Xavier Dolan may be 25 years old, but the French-Canadian filmmaker already shares two things with cinema legend Jean-Luc Godard: the 2014 Cannes’ Jury Prize and an audience erupting into applause over their films’ unprecedented technical achievements. But Dolan’s creative innovation is hardly the only reason for such acclaim; with five films under his belt already, the filmmaker has quickly proven himself a unique and inspired talent to be recognized. He wrote directed, produced and starred in his debut film, 2009’s “I Killed My Mother,” at age 19. Next, he’s planning to work with Jessica Chastain and Kathy Bates.
Now, though, it’s “Mommy” that has his attention. The film, which debuted at last year’s Cannes Film Festival, follows working single mother Diane “Die” Deprés (Anne Dorval) as her troubled, violent teenage son, Steve (Antoni-Olivier Pilon), arrives to live with her after a stint in juvenile hall. Die, as emotionally puerile (or free-spirited, however you perceive it) as Steve — she signs her name with a heart above the “I” with a pen from her clunky, bedazzled key-chain — gains help from her neighbor Kyla (Suzanne Clemént). But similar to Dolan’s other work (which you can watch on Netflix, save for “Tom at the Farm” which Dolan confirmed is coming to the U.S. soon), what “Mommy” does best is examine raw relationships and the emotional trauma we each quell and manifest in our own ways. Easily Dolan’s most accessible film to date, “Mommy” fosters an intimacy between its characters and the audience, partly due to the relatability of Dolan’s writing and partly due to the 1:1 aspect ratio, which Dolan recently told HuffPost Live was used to emphasize a “focus on human beings” in the film.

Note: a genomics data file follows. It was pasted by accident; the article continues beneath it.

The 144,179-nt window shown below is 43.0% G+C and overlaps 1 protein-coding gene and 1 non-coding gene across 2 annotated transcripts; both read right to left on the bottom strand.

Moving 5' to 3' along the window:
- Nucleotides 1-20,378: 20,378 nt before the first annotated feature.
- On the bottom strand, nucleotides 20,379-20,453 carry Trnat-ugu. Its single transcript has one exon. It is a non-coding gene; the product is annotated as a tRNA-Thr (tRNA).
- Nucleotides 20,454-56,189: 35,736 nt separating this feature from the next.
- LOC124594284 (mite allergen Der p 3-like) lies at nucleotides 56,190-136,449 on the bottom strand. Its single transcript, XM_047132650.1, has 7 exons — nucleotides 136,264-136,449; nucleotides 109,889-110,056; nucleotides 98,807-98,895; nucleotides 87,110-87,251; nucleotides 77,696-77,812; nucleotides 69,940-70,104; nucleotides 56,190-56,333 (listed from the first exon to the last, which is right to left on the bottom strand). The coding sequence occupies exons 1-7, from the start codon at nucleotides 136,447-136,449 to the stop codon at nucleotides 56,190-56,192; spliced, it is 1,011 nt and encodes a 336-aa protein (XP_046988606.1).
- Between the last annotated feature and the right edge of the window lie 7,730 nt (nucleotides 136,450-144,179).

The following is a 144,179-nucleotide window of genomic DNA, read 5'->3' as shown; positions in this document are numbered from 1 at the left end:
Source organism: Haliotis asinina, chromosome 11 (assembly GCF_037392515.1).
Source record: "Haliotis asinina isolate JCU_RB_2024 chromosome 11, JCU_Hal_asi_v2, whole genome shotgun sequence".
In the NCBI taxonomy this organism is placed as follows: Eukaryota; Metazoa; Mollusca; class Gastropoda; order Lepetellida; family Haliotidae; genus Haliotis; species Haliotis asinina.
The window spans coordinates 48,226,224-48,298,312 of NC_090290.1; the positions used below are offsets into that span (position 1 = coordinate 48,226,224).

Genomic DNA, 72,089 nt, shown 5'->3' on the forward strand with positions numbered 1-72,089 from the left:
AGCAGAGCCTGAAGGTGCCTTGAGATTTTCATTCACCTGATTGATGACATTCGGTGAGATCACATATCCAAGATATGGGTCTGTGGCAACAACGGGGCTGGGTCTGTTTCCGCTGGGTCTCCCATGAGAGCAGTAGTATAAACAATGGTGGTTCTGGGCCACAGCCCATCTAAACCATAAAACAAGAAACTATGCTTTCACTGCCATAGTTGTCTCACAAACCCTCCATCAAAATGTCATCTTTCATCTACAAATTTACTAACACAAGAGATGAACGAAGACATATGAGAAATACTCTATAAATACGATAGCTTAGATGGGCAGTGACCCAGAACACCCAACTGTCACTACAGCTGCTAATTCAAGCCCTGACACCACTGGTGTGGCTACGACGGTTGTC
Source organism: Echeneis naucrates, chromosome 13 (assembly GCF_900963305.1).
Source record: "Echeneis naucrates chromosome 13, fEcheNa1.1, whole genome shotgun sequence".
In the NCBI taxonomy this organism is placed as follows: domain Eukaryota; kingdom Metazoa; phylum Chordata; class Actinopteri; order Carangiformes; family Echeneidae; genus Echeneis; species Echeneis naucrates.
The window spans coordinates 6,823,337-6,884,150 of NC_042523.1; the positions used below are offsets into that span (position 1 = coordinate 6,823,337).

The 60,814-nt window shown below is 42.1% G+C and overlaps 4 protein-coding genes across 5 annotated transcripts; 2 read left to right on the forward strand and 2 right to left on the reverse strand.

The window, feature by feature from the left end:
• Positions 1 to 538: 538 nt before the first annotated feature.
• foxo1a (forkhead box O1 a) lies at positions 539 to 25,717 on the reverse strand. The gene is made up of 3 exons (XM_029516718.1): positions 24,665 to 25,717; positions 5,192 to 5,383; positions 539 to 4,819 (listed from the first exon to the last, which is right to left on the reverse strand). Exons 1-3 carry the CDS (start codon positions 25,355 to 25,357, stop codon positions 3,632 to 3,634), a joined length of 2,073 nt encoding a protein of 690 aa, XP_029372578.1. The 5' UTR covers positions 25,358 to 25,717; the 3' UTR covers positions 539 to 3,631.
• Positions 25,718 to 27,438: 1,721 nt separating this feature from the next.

But, while Dolan may receive praise for his work as a director and writer, he still considers himself an actor first. HuffPost Entertainment sat down with Dolan at the Mercer Street Hotel in New York to talk about his predominate love of acting, why he reads all his films’ reviews and how he’s a champion for mothers and the female perspective.
“I Killed My Mother” is told from the son’s perspective. Here, we get the mother’s. How was that to write?
I’ve been embracing mothers’ points of views for five films now. “I Killed My Mother” was written from the point of view of the son, but saw the mother win in the end. She was the one who had the most emotional scenes and who ended up being both the victim and the hero. I’ve always embraced the mothers’ points of view, I’ve always fought for mothers. In “Laurence Anyways,” Nathalie Baye is Laurence’s mother, and she is quite an awful mother. Still, she is the only one in the end who truly accepts her daughter. So, no, it wasn’t difficult to write that. It’s actually more easy to embrace women’s point of view and especially mothers’.
What is it like not acting in this film, as well as “Laurence Anyways”?
Very cruel. I don’t really mind not…